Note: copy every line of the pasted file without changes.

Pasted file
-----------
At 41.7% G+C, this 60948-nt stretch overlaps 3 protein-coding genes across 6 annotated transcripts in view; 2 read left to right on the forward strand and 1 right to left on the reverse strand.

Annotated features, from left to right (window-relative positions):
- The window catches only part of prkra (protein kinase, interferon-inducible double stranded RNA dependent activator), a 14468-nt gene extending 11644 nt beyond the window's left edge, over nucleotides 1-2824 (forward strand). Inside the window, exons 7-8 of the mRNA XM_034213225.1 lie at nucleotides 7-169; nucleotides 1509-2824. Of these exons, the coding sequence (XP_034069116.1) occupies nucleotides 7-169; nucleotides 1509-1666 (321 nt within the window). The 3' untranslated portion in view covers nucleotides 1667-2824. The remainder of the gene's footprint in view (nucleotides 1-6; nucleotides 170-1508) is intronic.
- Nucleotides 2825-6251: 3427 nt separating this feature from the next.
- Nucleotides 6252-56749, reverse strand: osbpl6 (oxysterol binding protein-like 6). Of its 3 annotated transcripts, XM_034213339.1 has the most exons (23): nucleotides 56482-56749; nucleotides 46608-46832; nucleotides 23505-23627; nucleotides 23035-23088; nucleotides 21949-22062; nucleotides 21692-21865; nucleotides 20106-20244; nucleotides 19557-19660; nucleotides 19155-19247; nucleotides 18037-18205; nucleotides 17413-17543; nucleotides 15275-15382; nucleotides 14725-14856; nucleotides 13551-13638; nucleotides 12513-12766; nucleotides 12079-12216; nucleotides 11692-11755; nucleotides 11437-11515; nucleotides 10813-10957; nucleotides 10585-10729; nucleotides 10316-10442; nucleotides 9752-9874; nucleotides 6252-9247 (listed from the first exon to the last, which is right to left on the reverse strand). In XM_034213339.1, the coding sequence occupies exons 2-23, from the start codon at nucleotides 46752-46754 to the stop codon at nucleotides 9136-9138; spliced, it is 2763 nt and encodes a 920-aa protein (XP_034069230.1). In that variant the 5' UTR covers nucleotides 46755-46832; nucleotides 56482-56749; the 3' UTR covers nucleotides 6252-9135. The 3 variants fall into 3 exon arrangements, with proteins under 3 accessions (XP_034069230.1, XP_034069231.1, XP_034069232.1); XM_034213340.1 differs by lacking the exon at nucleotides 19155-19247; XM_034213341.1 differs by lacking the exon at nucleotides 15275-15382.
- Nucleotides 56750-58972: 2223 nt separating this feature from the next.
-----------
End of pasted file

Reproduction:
At 41.7% G+C, this 60948-nt stretch overlaps 3 protein-coding genes across 6 annotated transcripts in view; 2 read left to right on the forward strand and 1 right to left on the reverse strand.

Annotated features, from left to right (window-relative positions):
- The window catches only part of prkra (protein kinase, interferon-inducible double stranded RNA dependent activator), a 14468-nt gene extending 11644 nt beyond the window's left edge, over nucleotides 1-2824 (forward strand). Inside the window, exons 7-8 of the mRNA XM_034213225.1 lie at nucleotides 7-169; nucleotides 1509-2824. Of these exons, the coding sequence (XP_034069116.1) occupies nucleotides 7-169; nucleotides 1509-1666 (321 nt within the window). The 3' untranslated portion in view covers nucleotides 1667-2824. The remainder of the gene's footprint in view (nucleotides 1-6; nucleotides 170-1508) is intronic.
- Nucleotides 2825-6251: 3427 nt separating this feature from the next.
- Nucleotides 6252-56749, reverse strand: osbpl6 (oxysterol binding protein-like 6). Of its 3 annotated transcripts, XM_034213339.1 has the most exons (23): nucleotides 56482-56749; nucleotides 46608-46832; nucleotides 23505-23627; nucleotides 23035-23088; nucleotides 21949-22062; nucleotides 21692-21865; nucleotides 20106-20244; nucleotides 19557-19660; nucleotides 19155-19247; nucleotides 18037-18205; nucleotides 17413-17543; nucleotides 15275-15382; nucleotides 14725-14856; nucleotides 13551-13638; nucleotides 12513-12766; nucleotides 12079-12216; nucleotides 11692-11755; nucleotides 11437-11515; nucleotides 10813-10957; nucleotides 10585-10729; nucleotides 10316-10442; nucleotides 9752-9874; nucleotides 6252-9247 (listed from the first exon to the last, which is right to left on the reverse strand). In XM_034213339.1, the coding sequence occupies exons 2-23, from the start codon at nucleotides 46752-46754 to the stop codon at nucleotides 9136-9138; spliced, it is 2763 nt and encodes a 920-aa protein (XP_034069230.1). In that variant the 5' UTR covers nucleotides 46755-46832; nucleotides 56482-56749; the 3' UTR covers nucleotides 6252-9135. The 3 variants fall into 3 exon arrangements, with proteins under 3 accessions (XP_034069230.1, XP_034069231.1, XP_034069232.1); XM_034213340.1 differs by lacking the exon at nucleotides 19155-19247; XM_034213341.1 differs by lacking the exon at nucleotides 15275-15382.
- Nucleotides 56750-58972: 2223 nt separating this feature from the next.